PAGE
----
Drunken Fireman Crash May Leave Town Liable

     (CN) – A Pennsylvania township may have “turned a blind eye” when an underage but drunken fire chief crashed a truck after a parade, seriously injuring another firefighter, a federal judge ruled.
     Stuart Mintz claims that Zachary Romano, assistant fire chief at North Bangor Fire Co., had dragged him along on July 10, 2010, for a fireman’s parade in Tatamy, Pa., about 13 miles away from their Upper Mount Bethel Township fire house.
     Romano was 20 years old but allegedly drinking alcohol at the time. As he drove in a tanker truck to the parade, Romano stopped to buy beer, which he drank while driving, at the parade, and at the post-parade celebration, Mintz claimed.
     Afterward, Romano allegedly ordered all other North Bangor firefighters present to return to the fire hall in their assigned trucks.
     Mintz said Romano made it 3 miles before losing control of his truck at a turn, flipping it on its side until it came to rest on the shoulder.
     After suffering serious injuries in the crash, Mintz and his wife Paula sued the fire company, township, Romano and other individual officials.
     While Romano has answered the action, the township and Edward Nelson, who chairs of the board of supervisors, move to dismiss all claims against them.
     Senior U.S. District Judge Lawrence Stengel stripped the complaint last month, saying Mintz could not pursue claims for violations of his “various” constitutional rights under Section 1983. He found that count duplicative of Mintz’s claims for violations of his rights under the First and 14th Amendments, which he then dismissed against Romano.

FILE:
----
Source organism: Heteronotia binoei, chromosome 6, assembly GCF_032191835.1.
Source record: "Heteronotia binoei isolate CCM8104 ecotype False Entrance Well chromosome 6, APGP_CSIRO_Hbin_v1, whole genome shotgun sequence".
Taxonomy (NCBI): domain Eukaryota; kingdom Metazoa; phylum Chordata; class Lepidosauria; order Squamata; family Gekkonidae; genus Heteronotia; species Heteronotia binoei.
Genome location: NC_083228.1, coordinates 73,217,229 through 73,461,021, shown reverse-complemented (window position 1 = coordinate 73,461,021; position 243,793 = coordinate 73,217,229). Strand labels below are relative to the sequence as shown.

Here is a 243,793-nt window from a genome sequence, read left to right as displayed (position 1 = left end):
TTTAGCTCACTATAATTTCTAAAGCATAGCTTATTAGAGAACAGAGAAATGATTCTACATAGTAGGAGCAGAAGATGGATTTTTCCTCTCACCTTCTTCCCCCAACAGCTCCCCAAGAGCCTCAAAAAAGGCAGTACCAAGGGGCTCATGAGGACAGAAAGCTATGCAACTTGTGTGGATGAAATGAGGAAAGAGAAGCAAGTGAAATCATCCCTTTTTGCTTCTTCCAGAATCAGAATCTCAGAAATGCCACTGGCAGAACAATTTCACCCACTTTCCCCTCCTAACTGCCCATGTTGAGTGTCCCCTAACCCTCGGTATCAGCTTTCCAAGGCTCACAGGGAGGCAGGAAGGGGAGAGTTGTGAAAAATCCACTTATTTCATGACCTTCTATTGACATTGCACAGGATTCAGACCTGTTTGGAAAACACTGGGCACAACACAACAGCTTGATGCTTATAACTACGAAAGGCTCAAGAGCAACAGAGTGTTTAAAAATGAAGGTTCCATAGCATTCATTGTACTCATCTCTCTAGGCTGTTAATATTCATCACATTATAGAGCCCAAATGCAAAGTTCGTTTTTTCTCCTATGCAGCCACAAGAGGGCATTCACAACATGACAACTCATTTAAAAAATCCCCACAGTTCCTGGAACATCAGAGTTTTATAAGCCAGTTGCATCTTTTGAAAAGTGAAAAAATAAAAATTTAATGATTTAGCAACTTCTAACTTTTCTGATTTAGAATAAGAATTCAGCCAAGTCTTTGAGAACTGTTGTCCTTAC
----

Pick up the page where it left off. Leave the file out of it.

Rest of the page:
“Here, there is no allegation – nor would one make any sense – that Mr. Romano intentionally crashed the tanker truck he was driving in an effort to seize his passenger, Mr. Mintz,” Stengel wrote (emphasis in original). “Plaintiffs effectively concede this point throughout their complaint, and they cannot advance their Fourth Amendment claim by pointing only to Mr. Mintz’s injuries.”
     Those constitutional claims will also not follow the township, Nelson, and the other moving defendants: the fire company; its president, Christopher Louszko; and Fire Chief Frederick Farleigh.
     Stengel said Nelson must still face supervisory liability claims, saying “any direction by Mr. Nelson must have been the proximate cause of Mr. Romano’s unconstitutional conduct.”
     Romano is off the hook on that claim, however, as well as state-created danger claims.
     Stengel also refused to let Mintz sue Upper Mount Bethel under Monell v. New York City Department of Social Services, which leaves municipalities liable if “an individual with final policymaking authority for the municipality (on the subject in question) caused the constitutional deprivation.”
     “Plaintiffs’ custom-based Monell allegations, thin as they are, warrant discovery,” Stengel wrote. “Suffice it to say at this early stage that plaintiffs have alleged a rampant practice of on-duty alcohol abuse, including drunk driving, by company firefighters, to which township and Mr. Nelson, in their collective role as manager of company’s affairs, turned a blind eye. While I share township’s concerns regarding the viability of these claims, I find they are more appropriately addressed on a full record. Plaintiffs’ policy-based Monell claims against township are therefore dismissed without prejudice, but count IV [municipal liability] otherwise survives.”

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